I make no attempt to answer all of your questions. The beauty of Bible study is that it is full of endless revelation. If you have a question, ask God to show you the answer. Believe that He can and will at some time. (Believers believe, remember?)

#3 - As a believer, the ways of the world don’t work well for you anymore.

God has committed Himself to transforming you into the image of Christ (Romans 8:29). Did you read that correctly? Yes, He has committed Himself to you, which means He will never give up on your transformation. Whatever God commits Himself to doing, He does. He can’t lie (Numbers 23:19). Sometimes, the only question is if we’re going to undergo this transformation the easy way or the hard way. Take my advice: It’s easier to surrender your will to His, and keep it moving already.

The things He does in you are meant to make you just like Christ—selfless, full of love, forgiving, ever-magnifying our Holy Father. Whatever you do, whatever challenges or joys you encounter in your marriage, your career, your family—all of it is part of a set-up to make you just like your Big Brother. 

Which begs the question: why can’t you just be YOU? Answer: because you’re dead. The old you is dead. (Colossians 3:3). Let me try to explain.

When a loved one dies, you still know what that person would have said about a situation if they were here and how they would have reacted to a problem. You still have memories of that person. Sometimes, it may even seem as though you can feel them. You may be prompted to say and think things by their memory. But however hard it may be to accept, they are not here anymore and you will reach a point where you no longer make concessions for them.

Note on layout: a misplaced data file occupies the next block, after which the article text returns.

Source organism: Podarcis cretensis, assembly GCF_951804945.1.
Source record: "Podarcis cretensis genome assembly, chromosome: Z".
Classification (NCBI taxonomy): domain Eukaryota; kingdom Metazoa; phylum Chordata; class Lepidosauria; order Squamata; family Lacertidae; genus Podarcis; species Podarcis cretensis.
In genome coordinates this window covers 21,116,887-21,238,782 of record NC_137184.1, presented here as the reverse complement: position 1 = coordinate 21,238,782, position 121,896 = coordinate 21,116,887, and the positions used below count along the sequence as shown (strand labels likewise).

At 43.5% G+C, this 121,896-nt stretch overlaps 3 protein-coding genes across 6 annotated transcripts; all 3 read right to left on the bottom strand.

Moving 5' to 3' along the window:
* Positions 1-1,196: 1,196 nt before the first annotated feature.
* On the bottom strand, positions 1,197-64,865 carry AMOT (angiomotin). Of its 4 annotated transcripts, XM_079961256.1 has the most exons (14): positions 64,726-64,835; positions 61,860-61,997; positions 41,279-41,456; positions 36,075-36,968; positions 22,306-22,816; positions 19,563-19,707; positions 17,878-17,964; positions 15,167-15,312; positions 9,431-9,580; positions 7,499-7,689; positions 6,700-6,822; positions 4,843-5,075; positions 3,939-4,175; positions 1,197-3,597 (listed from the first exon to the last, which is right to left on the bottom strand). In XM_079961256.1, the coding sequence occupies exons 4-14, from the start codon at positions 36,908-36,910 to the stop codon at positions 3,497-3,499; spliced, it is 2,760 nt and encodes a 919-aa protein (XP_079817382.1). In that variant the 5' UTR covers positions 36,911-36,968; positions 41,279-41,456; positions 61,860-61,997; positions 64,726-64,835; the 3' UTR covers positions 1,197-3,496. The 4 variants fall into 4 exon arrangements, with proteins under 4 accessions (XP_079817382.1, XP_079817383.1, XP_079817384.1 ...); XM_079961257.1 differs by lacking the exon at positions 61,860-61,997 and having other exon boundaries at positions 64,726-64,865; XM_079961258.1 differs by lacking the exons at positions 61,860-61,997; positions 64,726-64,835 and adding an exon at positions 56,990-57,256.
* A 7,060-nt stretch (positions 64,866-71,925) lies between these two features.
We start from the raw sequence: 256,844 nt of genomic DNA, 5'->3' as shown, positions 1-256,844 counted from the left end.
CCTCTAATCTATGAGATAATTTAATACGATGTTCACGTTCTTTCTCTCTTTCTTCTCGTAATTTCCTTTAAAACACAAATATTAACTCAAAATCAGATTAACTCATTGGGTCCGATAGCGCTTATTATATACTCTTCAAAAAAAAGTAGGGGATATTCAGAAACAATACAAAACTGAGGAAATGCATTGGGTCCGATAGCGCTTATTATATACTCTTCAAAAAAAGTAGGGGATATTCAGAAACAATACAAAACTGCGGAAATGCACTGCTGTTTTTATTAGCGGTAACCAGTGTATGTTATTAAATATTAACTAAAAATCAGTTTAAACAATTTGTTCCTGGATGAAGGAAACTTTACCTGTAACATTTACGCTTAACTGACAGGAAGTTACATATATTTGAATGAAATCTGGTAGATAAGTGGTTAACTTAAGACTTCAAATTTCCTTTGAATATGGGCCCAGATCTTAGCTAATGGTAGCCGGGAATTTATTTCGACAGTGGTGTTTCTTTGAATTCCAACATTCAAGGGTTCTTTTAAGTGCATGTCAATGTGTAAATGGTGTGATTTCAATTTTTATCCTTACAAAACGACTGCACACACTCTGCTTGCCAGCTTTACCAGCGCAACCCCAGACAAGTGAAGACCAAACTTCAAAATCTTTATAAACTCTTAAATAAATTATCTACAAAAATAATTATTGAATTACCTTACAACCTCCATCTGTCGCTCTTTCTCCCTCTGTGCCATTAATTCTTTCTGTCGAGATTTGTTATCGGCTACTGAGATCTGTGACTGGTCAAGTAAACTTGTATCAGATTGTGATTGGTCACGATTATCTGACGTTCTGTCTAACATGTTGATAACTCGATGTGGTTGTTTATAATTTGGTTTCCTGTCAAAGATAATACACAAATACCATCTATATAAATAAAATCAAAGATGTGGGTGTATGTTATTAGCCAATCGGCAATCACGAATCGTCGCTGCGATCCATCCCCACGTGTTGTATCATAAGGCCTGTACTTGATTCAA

It’s hard at first. Shortly after my mother-in-law passed away, I was doing my Christmas shopping. Out of routine, I actually took the time and effort to select the perfect Christmas gift for her. I made it all the way to the purchase counter, then suddenly remembered she was no longer with us. Saddened, I set the item aside and collected myself long enough to pay for the other gifts. A part of me wanted to buy it just because...I don’t know...maybe if I bought it I could feel like she was still with us, like Christmas was going to be the same for our family. But I knew it wasn’t reasonable for me to live as though she was still alive.

We all know that letting a loved one go (in your heart and in your actions) is paramount if you plan to move forward. Likewise, the old you died on the cross in Christ. You remember the hurts, the sins, the good times, the talents, the friends, your old way of thinking. But you must let the old you die if you plan to move forward in your life in Christ.

The good news is that the new you in Christ gets to live and function in this world as He did (1 John 4:17). This new you is better. All the talents, knowledge, and experiences you had as the old you are now submitted to God and will be used for His glory.

Be it unto you as you have believed.

© Copyright 2015Michelle Stimpson All rights reserved. Michelle Stimpson has granted theNextBigWriter, LLC non-exclusive rights to display this work on